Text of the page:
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Demonetisation: Seven curious ways Indians allegedly used to launder black money

29 December, 2016

Just two days remain before the 50-day window to deposit old notes with banks comes to an end on 30 December.

If news reports are to be believed, Rs 14 lakh crore, out of the Rs 15.4 lakh crore that was sucked out of the system on 8 November, has already come back to banks, even though the government was hoping that a third of the amount will not return to the banking system.

This essentially means that either the government’s estimate of black money in the form of hard cash was awry or that Indians have simply managed to launder most of their black money.

In fact, throughout this period, there were daily reports and TV news exposes on how unscrupulous people across the country were trying to launder their money.

While hawala channels and several other traditional ways like converting cash into bullion or jewellery have long been used to change the colour of money, the last month and a half saw India use newer techniques to try and evade taxes.

Here are seven curious ways in which people allegedly converted their black money into white.  

Bought Bitcoins: This was perhaps the newest way in which people allegedly tried laundering money. A 19 December report by India Today said that a group of agents were selling bitcoins to people at a premium in lieu of old notes. The report said that the cryptocurrency was being sold at a 20% premium via Zebpay, an Indian bitcoin exchange.

The report also noted that as queries surged following the government’s 8 November announcement, the price of bitcoin in the Indian market was 8% above that in the US. Zebpay, however, denied that its platform was being used for such transactions and said that it asks all users for PAN details and forbids any cash transactions.  

Via RTGS: On 5 December, a news report in The New Indian Express said that the Enforcement Directorate had arrested two Axis Bank managers for allegedly helping their clients transfer huge amounts of money via the Real Time Gross Settlement (RTGS) electronic payment route, into shell companies, including a case where the director of such a firm was a petty labourer.

This was interesting given the fact that RTGS is an online method of money transfer, in which a complete trail of the sender and the receiver is established. Axis Bank said that it had suspended the concerned officials. Subsequently, several other news reports alleging similar techniques being used by other bank employees surfaced.

Bought railway and airline tickets: People reportedly bought train and airline tickets in cash with old notes, with the intention of cancelling and redeeming the same. The government, of course, woke up to this and a few days following demonetisation, ticket counters stopped accepting old notes.

Using people as ‘mules’: If there was one example of theft in plain sight, this was it. People with large stashes of outlawed cash literally employed armies of people to stand in queues and exchange old notes for new, for a small commission, of course.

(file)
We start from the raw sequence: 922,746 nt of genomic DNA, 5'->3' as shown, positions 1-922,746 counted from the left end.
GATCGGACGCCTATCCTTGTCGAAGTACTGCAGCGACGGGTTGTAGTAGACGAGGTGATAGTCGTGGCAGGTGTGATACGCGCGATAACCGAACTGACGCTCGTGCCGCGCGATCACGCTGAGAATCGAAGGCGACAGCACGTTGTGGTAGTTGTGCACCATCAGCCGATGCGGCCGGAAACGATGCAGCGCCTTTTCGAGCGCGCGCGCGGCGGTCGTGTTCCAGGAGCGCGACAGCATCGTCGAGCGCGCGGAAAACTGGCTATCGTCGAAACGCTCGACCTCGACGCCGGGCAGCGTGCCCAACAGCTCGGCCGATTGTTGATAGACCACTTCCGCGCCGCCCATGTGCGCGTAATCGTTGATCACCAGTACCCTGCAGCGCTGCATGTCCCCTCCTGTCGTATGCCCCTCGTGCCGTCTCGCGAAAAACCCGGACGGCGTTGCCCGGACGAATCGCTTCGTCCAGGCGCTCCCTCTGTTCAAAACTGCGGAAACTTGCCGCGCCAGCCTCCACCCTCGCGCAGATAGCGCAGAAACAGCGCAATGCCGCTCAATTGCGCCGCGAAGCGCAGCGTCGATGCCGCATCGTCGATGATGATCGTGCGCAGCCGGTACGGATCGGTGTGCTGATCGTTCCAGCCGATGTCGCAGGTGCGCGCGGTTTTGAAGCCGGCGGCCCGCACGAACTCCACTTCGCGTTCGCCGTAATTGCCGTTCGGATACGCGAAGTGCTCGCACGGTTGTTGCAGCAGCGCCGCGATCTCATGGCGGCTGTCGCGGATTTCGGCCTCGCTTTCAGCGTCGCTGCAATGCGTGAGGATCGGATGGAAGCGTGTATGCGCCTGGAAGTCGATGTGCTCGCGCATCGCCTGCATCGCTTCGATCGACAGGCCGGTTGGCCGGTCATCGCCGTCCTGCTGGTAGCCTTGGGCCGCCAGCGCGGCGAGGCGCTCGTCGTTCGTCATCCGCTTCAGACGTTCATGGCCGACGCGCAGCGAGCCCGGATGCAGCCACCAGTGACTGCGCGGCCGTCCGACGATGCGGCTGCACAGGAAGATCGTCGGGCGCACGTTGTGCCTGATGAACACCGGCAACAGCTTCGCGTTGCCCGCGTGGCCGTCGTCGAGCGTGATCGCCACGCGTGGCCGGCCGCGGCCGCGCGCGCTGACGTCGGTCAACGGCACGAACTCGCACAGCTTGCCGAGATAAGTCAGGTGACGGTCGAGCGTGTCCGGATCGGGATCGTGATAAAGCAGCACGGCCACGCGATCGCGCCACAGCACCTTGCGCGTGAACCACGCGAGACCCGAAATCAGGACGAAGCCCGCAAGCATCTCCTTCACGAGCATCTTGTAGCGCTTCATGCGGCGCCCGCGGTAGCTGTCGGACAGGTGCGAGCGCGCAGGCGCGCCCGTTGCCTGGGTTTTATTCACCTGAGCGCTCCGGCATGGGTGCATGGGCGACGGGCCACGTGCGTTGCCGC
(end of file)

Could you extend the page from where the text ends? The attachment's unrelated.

The government tried to check this practice by mandating banks to apply indelible ink on the fingers of those who had exchanged notes once over the counter, but to little avail. Eventually, however, over-the-counter exchange was stopped and people were asked to deposit notes in their accounts. 

Parking money in Jan Dhan accounts: Ever since the government opened millions of zero-balance Jan Dhan accounts to bring the unbanked into the banking system, it had been under fire as most of these accounts remained inoperative. Black money hoarders, however, found some good use for such empty accounts as they coaxed, cajoled or coerced the poor to park their untaxed money into such accounts. The government soon realised that deposits into such accounts swelled by thousands of crores, and imposed a monthly withdrawal limit on them. Income tax authorities have since been busy sniffing suspicious accounts out and trailing those whose money may have been parked there.   

Via temple trusts: When all else fails, you turn to god. To salvage their untaxed wealth, people also reportedly turned to temple trusts, which allegedly routed their cash and laundered it for a fee. A 2 December India Today report detailed how the head priests of various temples across Delhi and the National Capital Region were offering to launder money for a commission.  

Via political parties: Several political parties allegedly used the tax exemptions given to them to route illegal money. The fact that several thousands of parties exist only on paper and are basically used to launder money has reportedly led the Election Commission to write to the Central Board of Direct Taxes to look into the finances of more than 250 registered but unrecognised parties.

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Demonetisation: Seven curious ways Indians allegedly used to launder black money

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